PLEASE NOTE: This is a WEBINAR
Scientists for years have been trying to better understand the mechanisms that are responsible for transport and mixing in fluid flow. Mixing is important as it is used in everything from food preparation to energy production to biomedical devices, and is seen in both single and multiphase environments. While mixing applications are wide ranging, a complete and proper understanding of mixing and transport mechanisms is still lacking. These mechanisms are influenced by, but not limited to, time varying structures that may be seen in flow. Addressing this deficit in our knowledge requires improved techniques for quantifying transport and mixing.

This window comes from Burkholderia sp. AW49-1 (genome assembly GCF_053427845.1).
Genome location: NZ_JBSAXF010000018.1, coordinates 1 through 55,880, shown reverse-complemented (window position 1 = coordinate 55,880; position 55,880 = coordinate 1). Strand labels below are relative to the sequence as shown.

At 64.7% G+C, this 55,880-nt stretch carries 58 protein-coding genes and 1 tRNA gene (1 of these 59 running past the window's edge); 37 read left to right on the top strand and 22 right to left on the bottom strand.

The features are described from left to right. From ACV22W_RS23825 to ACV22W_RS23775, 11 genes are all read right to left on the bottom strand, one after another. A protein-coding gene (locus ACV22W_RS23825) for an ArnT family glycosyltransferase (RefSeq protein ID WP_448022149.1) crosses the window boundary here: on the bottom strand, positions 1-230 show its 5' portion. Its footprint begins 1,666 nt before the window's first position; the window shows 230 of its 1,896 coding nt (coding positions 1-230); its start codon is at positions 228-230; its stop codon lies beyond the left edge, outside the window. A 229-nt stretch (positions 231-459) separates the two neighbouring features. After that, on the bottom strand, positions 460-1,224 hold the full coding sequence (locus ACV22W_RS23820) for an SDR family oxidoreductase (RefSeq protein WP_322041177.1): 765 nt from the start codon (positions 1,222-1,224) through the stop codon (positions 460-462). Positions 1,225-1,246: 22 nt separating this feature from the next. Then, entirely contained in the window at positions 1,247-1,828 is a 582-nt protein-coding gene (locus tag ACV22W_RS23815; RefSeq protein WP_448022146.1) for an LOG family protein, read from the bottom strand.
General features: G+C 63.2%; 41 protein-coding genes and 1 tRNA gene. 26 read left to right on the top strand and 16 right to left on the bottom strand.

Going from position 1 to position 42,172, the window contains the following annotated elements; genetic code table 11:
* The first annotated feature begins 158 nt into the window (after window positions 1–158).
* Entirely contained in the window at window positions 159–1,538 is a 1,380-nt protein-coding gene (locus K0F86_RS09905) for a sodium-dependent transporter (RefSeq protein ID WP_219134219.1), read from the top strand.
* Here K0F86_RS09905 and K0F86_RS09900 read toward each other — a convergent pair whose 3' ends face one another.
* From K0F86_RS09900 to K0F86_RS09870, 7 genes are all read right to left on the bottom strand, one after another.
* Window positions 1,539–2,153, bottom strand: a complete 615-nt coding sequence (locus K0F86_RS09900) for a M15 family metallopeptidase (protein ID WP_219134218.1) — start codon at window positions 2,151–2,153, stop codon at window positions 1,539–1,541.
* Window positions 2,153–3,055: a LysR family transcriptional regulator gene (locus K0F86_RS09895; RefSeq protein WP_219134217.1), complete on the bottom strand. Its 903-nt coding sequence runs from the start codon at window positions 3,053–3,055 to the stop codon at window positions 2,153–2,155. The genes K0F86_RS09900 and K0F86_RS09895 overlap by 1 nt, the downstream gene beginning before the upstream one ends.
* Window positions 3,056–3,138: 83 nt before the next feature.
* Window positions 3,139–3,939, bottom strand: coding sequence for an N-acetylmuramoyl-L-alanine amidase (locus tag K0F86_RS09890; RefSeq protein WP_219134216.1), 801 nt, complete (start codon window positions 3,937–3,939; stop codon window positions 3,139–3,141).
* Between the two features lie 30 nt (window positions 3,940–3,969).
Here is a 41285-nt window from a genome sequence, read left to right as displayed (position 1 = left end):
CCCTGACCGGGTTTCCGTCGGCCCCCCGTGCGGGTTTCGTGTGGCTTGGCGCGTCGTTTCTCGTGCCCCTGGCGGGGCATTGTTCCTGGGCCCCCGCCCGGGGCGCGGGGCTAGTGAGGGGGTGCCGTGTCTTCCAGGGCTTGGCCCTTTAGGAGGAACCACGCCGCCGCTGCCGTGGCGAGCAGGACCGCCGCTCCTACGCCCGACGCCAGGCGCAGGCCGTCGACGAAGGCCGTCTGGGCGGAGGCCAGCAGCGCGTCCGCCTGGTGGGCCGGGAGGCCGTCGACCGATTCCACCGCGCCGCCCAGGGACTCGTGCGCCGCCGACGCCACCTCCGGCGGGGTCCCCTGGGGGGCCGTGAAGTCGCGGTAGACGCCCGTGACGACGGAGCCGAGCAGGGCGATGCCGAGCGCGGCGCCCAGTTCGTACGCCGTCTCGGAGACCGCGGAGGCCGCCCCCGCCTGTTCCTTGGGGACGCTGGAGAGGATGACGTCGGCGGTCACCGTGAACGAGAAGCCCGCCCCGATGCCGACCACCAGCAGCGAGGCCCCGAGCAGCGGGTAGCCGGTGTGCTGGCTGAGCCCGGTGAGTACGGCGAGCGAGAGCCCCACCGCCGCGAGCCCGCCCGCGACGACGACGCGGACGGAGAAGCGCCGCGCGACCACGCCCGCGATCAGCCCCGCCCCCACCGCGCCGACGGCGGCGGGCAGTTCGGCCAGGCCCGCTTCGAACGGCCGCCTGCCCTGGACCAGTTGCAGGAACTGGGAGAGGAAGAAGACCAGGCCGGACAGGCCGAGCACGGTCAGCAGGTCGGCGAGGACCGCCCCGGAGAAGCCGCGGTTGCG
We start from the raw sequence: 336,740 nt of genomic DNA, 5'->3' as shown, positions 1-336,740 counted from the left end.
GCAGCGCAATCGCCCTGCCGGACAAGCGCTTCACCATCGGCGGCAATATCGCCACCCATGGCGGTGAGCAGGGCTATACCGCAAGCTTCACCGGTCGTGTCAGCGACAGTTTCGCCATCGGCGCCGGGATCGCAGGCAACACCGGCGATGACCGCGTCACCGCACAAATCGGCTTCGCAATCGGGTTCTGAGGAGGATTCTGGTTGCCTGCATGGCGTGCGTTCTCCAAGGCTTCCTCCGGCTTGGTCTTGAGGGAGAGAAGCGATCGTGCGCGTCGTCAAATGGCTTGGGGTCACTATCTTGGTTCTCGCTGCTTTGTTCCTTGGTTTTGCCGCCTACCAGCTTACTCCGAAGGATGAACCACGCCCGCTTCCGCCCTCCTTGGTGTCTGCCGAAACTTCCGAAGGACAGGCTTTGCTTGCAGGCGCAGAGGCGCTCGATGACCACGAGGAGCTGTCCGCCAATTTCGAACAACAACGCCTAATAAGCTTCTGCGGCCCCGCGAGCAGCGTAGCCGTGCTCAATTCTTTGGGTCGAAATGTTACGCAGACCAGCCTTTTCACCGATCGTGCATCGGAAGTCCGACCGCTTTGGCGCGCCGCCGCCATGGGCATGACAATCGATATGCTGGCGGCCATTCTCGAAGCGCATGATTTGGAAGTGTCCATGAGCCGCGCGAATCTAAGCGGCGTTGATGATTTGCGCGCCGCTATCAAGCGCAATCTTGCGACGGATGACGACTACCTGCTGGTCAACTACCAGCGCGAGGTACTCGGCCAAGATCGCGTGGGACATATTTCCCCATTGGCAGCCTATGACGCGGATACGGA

One way in which these transport structures can be more accurately resolved is by investigating time-resolved fluid element trajectories as opposed to the current method of numerical integration of velocity fields. By following the flow tracers, which have a similar behavior to that of the fluid elements, there is no need for numerical integration, which can introduce noise and error into the trajectories. These fluid element surrogates may be neutrally buoyant tracer particles but also inertial elements like bubbles or large Stokes number solid particles, which will reveal different types of structures in the flow. It has been shown that time varying coherent structures in fluid flow can have an important effect on the mixing behavior of a system. Through the use of fluid element trajectories these time varying structures can be directly studied with the hope that this will aid in the understanding of mixing and transport in three-dimensional flow fields.